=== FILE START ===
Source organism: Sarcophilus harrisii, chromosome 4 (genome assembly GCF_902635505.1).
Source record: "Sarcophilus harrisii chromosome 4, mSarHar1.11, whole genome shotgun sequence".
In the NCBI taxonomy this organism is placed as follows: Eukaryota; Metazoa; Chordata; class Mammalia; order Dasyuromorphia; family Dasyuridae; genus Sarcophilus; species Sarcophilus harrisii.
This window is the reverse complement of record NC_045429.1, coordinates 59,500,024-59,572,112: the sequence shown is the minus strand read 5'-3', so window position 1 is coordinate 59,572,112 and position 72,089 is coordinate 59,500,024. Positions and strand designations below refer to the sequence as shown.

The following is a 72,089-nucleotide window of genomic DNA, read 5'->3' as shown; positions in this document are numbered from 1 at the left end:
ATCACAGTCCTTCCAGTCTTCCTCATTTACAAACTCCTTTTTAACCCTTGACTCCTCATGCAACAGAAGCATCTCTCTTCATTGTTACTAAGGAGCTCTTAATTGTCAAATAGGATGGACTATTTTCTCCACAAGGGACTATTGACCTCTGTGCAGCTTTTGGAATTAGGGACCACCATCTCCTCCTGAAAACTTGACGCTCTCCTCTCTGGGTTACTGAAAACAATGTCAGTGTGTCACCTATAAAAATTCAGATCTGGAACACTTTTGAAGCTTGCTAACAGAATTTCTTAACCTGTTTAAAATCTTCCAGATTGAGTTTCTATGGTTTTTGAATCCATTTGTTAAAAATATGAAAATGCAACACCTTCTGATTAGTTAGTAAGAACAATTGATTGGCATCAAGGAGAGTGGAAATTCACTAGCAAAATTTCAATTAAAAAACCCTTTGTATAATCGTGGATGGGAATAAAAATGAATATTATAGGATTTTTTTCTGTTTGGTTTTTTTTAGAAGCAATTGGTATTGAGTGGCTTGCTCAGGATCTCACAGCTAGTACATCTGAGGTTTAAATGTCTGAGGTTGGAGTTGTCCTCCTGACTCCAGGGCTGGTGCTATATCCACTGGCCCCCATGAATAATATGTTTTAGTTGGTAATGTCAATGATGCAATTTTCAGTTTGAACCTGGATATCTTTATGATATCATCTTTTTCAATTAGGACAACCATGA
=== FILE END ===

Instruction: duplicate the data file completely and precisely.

Source organism: Sarcophilus harrisii, chromosome 4 (genome assembly GCF_902635505.1).
Source record: "Sarcophilus harrisii chromosome 4, mSarHar1.11, whole genome shotgun sequence".
In the NCBI taxonomy this organism is placed as follows: Eukaryota; Metazoa; Chordata; class Mammalia; order Dasyuromorphia; family Dasyuridae; genus Sarcophilus; species Sarcophilus harrisii.
This window is the reverse complement of record NC_045429.1, coordinates 59,500,024-59,572,112: the sequence shown is the minus strand read 5'-3', so window position 1 is coordinate 59,572,112 and position 72,089 is coordinate 59,500,024. Positions and strand designations below refer to the sequence as shown.

The following is a 72,089-nucleotide window of genomic DNA, read 5'->3' as shown; positions in this document are numbered from 1 at the left end:
ATCACAGTCCTTCCAGTCTTCCTCATTTACAAACTCCTTTTTAACCCTTGACTCCTCATGCAACAGAAGCATCTCTCTTCATTGTTACTAAGGAGCTCTTAATTGTCAAATAGGATGGACTATTTTCTCCACAAGGGACTATTGACCTCTGTGCAGCTTTTGGAATTAGGGACCACCATCTCCTCCTGAAAACTTGACGCTCTCCTCTCTGGGTTACTGAAAACAATGTCAGTGTGTCACCTATAAAAATTCAGATCTGGAACACTTTTGAAGCTTGCTAACAGAATTTCTTAACCTGTTTAAAATCTTCCAGATTGAGTTTCTATGGTTTTTGAATCCATTTGTTAAAAATATGAAAATGCAACACCTTCTGATTAGTTAGTAAGAACAATTGATTGGCATCAAGGAGAGTGGAAATTCACTAGCAAAATTTCAATTAAAAAACCCTTTGTATAATCGTGGATGGGAATAAAAATGAATATTATAGGATTTTTTTCTGTTTGGTTTTTTTTAGAAGCAATTGGTATTGAGTGGCTTGCTCAGGATCTCACAGCTAGTACATCTGAGGTTTAAATGTCTGAGGTTGGAGTTGTCCTCCTGACTCCAGGGCTGGTGCTATATCCACTGGCCCCCATGAATAATATGTTTTAGTTGGTAATGTCAATGATGCAATTTTCAGTTTGAACCTGGATATCTTTATGATATCATCTTTTTCAATTAGGACAACCATGA